Response to Text Sample- Grade 4 - Jean-Francois
This released student sample, from the https://www.doe.mass.edu/, is analyzed for specific skills taught using the Empowering Writers approach. The sample features the skills that the student successfully applied and suggestions for improvement. Feel free to download the sample and use it as a guide to analyze your own student samples. As assessment time nears, this will provide you with specific feedback for your students as well as point you in the direction of the most effective lessons.
MCAS Released Item 2019
Response to Text - Grade 4
Topic: Jean Francois - a seeker of knowledge
Main Idea #1: learned to read hieroglyphics
Main Idea #2: pictures were sounds, syllables, and words
Main Idea #3: uncover more secrets
This student understands the organization of an informational piece. Through the use of the detail generating questions to pull out important evidence and then explain that evidence, this was an effective piece. This Score Point 4 paper is a great example of the application of the EW skills.
- Organization: This piece includes an introduction statement, three main ideas and a conclusion statement following the pillar structure. The writer presents a central idea and develops the main ideas to support that central idea. It was clear that the student understood the purpose for the writing.
- Main Ideas: The student included main idea sentences that were written as the first sentence in the paragraph. The main ideas were distinct from one another, however the language is simple and redundant.
- Sentence Structure/Word Choice: the paragraphs follow a similar pattern, however the sentences are varied with some interesting word choice: enthusiasm, figured out. This student could benefit from lessons on sentence structure, creative transitions, and word choice.
- Elaboration: The author was able to include elaboration through the use of the detail generating questions - What does it look like? And Why is it important? In this response to text, the detail generating questions provide a frame for locating specific evidence and explaining that evidence. What does it look like to be a seeker of knowledge? The student writes, “Evidence of Francois wanting to learn hieroglyphics is in paragraph 7. In paragraph 7 it says, “Then I will one day.” The writer goes on to explain why this is important, “then he left the house with enthusiasm so he thinks that he will be the first person to figure out the key to reading the Egyptian hieroglyphs writing.” This type of evidence and explanation are woven into each paragraph.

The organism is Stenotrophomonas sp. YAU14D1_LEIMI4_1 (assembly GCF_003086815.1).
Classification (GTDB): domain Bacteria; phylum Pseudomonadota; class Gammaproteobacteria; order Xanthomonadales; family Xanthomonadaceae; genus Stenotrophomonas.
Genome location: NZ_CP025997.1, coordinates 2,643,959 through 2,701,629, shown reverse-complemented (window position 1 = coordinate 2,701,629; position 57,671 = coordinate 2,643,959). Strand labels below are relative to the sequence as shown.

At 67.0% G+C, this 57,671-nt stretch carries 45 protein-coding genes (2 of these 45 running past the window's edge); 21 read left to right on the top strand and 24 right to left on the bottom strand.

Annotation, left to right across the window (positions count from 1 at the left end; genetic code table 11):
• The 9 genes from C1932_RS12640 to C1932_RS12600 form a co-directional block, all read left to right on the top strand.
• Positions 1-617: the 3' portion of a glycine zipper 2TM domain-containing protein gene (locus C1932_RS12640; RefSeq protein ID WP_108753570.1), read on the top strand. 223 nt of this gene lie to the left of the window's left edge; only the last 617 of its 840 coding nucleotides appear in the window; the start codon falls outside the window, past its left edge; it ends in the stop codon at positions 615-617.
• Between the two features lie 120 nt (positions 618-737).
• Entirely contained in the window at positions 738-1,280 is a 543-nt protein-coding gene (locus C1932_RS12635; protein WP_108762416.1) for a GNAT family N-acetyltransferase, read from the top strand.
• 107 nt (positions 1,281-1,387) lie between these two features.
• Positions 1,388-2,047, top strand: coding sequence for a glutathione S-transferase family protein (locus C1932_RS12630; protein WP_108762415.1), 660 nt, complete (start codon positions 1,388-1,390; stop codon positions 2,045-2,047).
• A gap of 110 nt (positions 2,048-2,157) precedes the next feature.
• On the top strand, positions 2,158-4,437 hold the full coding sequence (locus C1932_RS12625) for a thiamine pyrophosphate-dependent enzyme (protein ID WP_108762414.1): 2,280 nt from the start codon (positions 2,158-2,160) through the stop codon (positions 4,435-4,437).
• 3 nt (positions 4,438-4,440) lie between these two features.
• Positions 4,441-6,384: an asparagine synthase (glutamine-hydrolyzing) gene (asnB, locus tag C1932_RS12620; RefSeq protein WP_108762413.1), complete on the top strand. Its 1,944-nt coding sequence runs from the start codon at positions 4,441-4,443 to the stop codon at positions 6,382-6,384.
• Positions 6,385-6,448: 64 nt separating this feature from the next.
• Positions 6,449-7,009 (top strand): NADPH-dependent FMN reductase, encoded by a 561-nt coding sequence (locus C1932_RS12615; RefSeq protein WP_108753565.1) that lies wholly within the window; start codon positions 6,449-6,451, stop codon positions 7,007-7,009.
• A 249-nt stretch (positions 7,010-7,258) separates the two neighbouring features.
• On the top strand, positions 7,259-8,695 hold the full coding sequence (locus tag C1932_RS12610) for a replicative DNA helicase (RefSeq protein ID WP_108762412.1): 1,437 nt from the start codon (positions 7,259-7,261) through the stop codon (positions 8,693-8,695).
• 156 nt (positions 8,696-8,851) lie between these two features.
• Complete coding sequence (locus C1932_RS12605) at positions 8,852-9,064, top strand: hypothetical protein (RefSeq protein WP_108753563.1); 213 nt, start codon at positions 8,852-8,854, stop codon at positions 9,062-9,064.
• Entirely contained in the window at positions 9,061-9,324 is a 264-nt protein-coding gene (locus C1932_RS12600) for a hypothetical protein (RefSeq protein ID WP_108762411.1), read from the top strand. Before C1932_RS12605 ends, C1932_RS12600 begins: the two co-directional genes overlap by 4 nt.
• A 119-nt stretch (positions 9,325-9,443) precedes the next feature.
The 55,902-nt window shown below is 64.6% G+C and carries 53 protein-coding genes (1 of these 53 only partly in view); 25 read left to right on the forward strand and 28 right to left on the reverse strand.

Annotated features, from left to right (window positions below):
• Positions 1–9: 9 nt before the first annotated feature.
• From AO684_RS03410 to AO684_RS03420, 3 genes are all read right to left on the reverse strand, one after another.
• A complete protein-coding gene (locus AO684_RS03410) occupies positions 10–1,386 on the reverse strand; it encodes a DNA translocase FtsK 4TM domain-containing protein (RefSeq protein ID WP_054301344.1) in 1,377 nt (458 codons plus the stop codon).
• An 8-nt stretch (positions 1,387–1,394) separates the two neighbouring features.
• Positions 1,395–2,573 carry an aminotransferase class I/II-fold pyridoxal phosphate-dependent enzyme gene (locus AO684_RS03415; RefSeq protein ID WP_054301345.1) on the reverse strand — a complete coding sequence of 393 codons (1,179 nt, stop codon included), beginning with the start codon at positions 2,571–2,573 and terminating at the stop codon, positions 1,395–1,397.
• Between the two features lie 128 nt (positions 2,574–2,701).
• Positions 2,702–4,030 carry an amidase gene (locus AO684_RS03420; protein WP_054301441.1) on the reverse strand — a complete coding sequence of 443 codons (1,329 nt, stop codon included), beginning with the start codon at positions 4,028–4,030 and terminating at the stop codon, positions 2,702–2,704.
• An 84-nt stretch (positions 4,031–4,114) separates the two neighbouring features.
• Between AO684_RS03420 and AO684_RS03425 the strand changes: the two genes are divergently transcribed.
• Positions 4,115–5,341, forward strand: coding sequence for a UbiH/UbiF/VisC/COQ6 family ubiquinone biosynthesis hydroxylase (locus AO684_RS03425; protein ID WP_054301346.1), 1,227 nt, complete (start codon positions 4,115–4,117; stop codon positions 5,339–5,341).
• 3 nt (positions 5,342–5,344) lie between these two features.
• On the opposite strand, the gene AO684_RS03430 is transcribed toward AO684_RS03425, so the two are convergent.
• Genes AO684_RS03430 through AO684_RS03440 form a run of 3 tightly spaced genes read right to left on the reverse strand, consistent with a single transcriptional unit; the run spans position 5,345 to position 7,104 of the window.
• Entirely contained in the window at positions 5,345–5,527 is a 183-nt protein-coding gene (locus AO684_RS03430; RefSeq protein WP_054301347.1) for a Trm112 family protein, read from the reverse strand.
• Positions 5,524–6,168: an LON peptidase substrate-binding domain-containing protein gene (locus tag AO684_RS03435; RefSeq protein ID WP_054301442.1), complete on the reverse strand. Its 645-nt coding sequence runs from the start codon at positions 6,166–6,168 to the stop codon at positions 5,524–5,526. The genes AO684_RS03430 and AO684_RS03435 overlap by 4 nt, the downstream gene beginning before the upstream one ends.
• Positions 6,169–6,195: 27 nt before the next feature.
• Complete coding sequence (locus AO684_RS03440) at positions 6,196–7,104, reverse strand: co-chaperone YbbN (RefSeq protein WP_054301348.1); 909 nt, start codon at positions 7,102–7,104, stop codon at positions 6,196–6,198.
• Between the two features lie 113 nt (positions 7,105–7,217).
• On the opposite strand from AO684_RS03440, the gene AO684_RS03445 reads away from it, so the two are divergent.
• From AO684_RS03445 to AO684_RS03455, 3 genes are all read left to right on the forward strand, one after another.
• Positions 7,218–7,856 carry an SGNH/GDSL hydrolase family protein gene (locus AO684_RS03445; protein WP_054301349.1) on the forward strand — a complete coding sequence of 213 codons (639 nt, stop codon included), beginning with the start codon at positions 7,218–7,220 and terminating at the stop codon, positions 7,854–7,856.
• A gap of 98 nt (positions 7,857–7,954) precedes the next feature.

- Introduction and Conclusion: The introduction statement established the topic by turning the prompt into the response. The conclusion re-stated the prompt. These “bookends” provided coherence to the piece.
- Transitions: There were transitions within each paragraph that made it easy to read, however they were redundant in nature and the writing could certainly be enhanced using creative transitions and main idea sentence starters.
Feedback with Prescriptive Lesson:
CHOOSE a Focus Skill
Main Ideas/Reasons: The student would benefit from lessons on developing main ideas sentences that are creative and adding additional high level vocabulary.
- Section 2 Lesson 10 and 11: Alternatives to Boring, Redundant Main Idea Sentences
- Section 2 Lesson 15: Word Referents
Elaboration: The student would benefit by practicing how to state evidence through the use of sentence starters and to paraphrase in their own words at times.
- Section 3 Lesson 12: Paraphrasing
- Section 3 Lesson 13: Giving the Author Credit
Introductions: This piece could be enhanced by a strong lead and an effective topic sentence that names the specific main ideas in the author’s prewriting plan.
- Section 5 Lesson 1: Leads and Topic Sentences
- Section 5 Lesson 2: Writing an Attention-Grabbing Lead
- Section 5 Lesson 3: Effective Topic Sentences
- Section 5 Lesson 4: Writing Topic Sentences
- Section 5 Lesson 5: Writing the Introduction Paragraph
Conclusions: The student needs instruction on effective conclusion paragraphs.
- Section 5 Lesson 7: Revising Dull Conclusion Paragraphs
- Section 5 Lesson 8: Revising this Conclusion Paragraphs
- Section 5 Lesson 10: The Hypothetical Anecdote